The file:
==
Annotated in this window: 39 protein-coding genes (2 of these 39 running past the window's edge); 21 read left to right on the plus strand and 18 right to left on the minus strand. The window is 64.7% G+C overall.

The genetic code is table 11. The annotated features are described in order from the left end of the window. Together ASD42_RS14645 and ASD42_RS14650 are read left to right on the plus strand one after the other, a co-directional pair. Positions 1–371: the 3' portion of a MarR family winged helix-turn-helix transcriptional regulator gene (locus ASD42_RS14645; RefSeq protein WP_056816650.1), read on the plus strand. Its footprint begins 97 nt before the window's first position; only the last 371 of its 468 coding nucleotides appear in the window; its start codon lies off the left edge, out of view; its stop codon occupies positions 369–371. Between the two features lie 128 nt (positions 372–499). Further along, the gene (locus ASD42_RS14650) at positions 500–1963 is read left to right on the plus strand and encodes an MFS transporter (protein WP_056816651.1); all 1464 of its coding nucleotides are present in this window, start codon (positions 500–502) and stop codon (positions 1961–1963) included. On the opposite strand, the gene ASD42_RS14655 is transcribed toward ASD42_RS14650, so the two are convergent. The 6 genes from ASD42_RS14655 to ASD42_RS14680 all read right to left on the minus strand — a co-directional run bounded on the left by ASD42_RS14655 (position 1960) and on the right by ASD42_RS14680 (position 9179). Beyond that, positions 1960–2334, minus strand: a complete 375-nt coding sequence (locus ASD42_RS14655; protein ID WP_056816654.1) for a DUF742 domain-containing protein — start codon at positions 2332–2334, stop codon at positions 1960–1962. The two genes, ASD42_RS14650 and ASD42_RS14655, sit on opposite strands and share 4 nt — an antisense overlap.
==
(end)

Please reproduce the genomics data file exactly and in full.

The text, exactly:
Annotated in this window: 39 protein-coding genes (2 of these 39 running past the window's edge); 21 read left to right on the plus strand and 18 right to left on the minus strand. The window is 64.7% G+C overall.

The genetic code is table 11. The annotated features are described in order from the left end of the window. Together ASD42_RS14645 and ASD42_RS14650 are read left to right on the plus strand one after the other, a co-directional pair. Positions 1–371: the 3' portion of a MarR family winged helix-turn-helix transcriptional regulator gene (locus ASD42_RS14645; RefSeq protein WP_056816650.1), read on the plus strand. Its footprint begins 97 nt before the window's first position; only the last 371 of its 468 coding nucleotides appear in the window; its start codon lies off the left edge, out of view; its stop codon occupies positions 369–371. Between the two features lie 128 nt (positions 372–499). Further along, the gene (locus ASD42_RS14650) at positions 500–1963 is read left to right on the plus strand and encodes an MFS transporter (protein WP_056816651.1); all 1464 of its coding nucleotides are present in this window, start codon (positions 500–502) and stop codon (positions 1961–1963) included. On the opposite strand, the gene ASD42_RS14655 is transcribed toward ASD42_RS14650, so the two are convergent. The 6 genes from ASD42_RS14655 to ASD42_RS14680 all read right to left on the minus strand — a co-directional run bounded on the left by ASD42_RS14655 (position 1960) and on the right by ASD42_RS14680 (position 9179). Beyond that, positions 1960–2334, minus strand: a complete 375-nt coding sequence (locus ASD42_RS14655; protein ID WP_056816654.1) for a DUF742 domain-containing protein — start codon at positions 2332–2334, stop codon at positions 1960–1962. The two genes, ASD42_RS14650 and ASD42_RS14655, sit on opposite strands and share 4 nt — an antisense overlap.